Friday, October 06, 2006

Foley followup

This was going to be a comment to Joshua's post, but it got too big. But it's still conversant with his post, so you have to read them both. No lazies around here!
What I'm confused about is whether there were emails AND IMs, whether people knew about SOME of them before others, and whether that matters at all. I saw the headlines first about email, but then all I heard people talk about was IM. I agree with the not-holding-up-in-trial thing, on account of the text files being editable - actually, on NPR the other day (this story), they had this whole, like, "expose" on IMs, which I thought was kind of interesting, because it framed IMing as being a "new" thing. IM is getting so much press out of this whole thing.

Also I just saw on that NPR page that there's a transcript of an IM convo between a reporter and someone at the Electronic Frontier Foundation about IM privacy. Snippet:
Kramer: What are the privacy implications of using AIM as a medium?
Kramer: Like, who can be watching your conversation?
Eckersley: So, there are a few layers of likelihood.
Eckersley: It will very often be the case that the person you are speaking to is recording the conversation.

Kramer: Is there a way to tell that?
Eckersley: No.
Eckersley: Even if the instant messaging software itself isn't logging the conversation,
Eckersley: the other party can copy and paste the text of the conversation to save a copy

Kramer: Can the instant messaging company save your messages too?
Eckersley: The instant messaging companies,
Eckersley: could save a copy of the conversation if they wished to
Eckersley: AOL claims that they do not do this routinely,
Eckersley: and that is believable
Eckersley: they would be recording an awful lot of uninteresting conversations
Eckersley: What is more likely is that they keep a record of who is talking to whom

This seems really strange, actually: the reason we know that Foley is (pardon my slang here, but I have to) a douchebag is because we have these written records of things he said or did, and someone was able to save them and did - in this case it was the teen being waaaay smarter than the (again) douchebag adult. But then they're using this as an opportunity to scare people about how little privacy they have when using IM, to *warn* them that their messages could be saved without their knowledge? Isn't this very function why we were able to CATCH this guy?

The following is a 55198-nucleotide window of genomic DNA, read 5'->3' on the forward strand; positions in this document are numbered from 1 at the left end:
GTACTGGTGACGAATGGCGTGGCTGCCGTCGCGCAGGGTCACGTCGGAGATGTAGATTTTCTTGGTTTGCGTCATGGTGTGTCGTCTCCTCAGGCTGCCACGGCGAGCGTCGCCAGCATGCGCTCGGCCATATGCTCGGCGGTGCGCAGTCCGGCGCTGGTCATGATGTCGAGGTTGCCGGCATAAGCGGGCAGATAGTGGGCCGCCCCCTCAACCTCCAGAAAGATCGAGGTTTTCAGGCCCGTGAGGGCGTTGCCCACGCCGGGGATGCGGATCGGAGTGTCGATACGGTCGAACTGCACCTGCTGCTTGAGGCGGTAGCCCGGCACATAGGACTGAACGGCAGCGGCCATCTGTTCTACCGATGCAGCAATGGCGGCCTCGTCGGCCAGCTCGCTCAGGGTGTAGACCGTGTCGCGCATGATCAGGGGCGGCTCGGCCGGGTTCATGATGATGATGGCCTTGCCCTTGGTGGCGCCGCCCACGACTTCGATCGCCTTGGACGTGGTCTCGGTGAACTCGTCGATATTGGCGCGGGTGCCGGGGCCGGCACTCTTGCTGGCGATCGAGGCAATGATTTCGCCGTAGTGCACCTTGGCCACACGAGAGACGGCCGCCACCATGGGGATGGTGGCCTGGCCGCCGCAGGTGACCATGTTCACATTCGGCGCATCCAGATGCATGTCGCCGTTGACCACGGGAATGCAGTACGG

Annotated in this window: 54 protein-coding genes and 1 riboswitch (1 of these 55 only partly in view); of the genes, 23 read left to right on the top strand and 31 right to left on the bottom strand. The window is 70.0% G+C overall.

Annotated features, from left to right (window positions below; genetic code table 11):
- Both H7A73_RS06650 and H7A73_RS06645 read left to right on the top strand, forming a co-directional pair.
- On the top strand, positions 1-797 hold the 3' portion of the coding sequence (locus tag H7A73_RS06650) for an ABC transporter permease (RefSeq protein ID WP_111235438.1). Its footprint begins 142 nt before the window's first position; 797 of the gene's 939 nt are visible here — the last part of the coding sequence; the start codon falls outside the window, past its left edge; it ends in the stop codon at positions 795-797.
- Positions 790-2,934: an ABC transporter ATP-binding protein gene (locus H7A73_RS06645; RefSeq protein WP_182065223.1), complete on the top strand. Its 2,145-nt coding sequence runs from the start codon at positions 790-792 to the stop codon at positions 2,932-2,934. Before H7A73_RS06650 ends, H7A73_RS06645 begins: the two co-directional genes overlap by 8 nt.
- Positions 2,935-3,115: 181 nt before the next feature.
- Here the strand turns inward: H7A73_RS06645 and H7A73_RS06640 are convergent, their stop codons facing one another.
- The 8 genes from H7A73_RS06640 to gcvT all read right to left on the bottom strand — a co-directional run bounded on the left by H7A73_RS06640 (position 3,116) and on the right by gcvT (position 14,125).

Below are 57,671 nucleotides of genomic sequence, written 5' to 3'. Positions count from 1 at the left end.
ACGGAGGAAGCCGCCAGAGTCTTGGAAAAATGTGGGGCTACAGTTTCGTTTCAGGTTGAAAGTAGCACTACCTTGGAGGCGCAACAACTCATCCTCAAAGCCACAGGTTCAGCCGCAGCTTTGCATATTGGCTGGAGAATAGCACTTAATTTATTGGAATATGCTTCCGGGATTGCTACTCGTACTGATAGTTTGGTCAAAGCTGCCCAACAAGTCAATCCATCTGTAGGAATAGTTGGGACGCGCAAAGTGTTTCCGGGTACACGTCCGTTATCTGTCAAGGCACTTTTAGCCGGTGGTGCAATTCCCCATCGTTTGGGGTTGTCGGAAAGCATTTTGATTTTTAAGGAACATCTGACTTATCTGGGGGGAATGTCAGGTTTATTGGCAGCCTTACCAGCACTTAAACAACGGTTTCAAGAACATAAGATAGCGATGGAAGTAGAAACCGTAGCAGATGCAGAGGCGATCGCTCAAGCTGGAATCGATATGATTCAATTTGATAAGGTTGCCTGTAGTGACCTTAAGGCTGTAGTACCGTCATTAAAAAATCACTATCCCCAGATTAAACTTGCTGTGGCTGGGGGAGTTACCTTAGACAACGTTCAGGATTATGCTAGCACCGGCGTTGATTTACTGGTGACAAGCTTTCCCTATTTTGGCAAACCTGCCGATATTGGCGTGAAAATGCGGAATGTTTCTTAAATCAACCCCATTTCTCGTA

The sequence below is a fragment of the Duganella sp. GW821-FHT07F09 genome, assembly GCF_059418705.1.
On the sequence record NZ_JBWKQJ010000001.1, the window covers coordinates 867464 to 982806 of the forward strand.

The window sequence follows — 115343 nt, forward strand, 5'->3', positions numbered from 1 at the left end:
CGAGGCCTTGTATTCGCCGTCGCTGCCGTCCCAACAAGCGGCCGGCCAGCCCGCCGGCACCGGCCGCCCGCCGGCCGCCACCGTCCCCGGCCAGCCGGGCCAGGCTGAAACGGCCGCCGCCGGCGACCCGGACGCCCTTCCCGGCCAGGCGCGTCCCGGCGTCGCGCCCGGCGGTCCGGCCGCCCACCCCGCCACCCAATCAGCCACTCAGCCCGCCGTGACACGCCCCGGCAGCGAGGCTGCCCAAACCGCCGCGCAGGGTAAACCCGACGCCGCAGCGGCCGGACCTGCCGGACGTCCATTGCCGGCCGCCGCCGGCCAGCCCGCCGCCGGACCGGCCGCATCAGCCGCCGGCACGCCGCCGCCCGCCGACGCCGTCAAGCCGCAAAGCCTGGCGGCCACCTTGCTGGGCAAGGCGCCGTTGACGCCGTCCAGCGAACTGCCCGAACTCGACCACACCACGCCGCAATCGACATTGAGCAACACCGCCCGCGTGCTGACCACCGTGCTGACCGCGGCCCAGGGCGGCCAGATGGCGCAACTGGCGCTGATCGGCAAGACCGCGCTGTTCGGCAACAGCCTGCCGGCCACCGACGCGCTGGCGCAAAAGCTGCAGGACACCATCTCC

I'm not taking a position here on privacy rights, but you must admit these are some mixed messages. The interview talks about being "safer" online, they want pedophiles to be safer? The "victims" in this case weren't the people whose IMs were being unknowingly saved...I'm confused.

One last thing about this: the piece ends with this explainer: "*For privacy reasons, both of our screen names have been replaced with our real names."

Since when were *real* names more private than screen names!

i really want to comment on this, but damned if i have the time to sit down and actually do it. something this weekend, for sure.

(certainly squires and i can't be the only geeks interested in this?)
Also v. interested. Also v. busy. I'll see if I can join the fray at some point. Also, HI + (my) first post etc.
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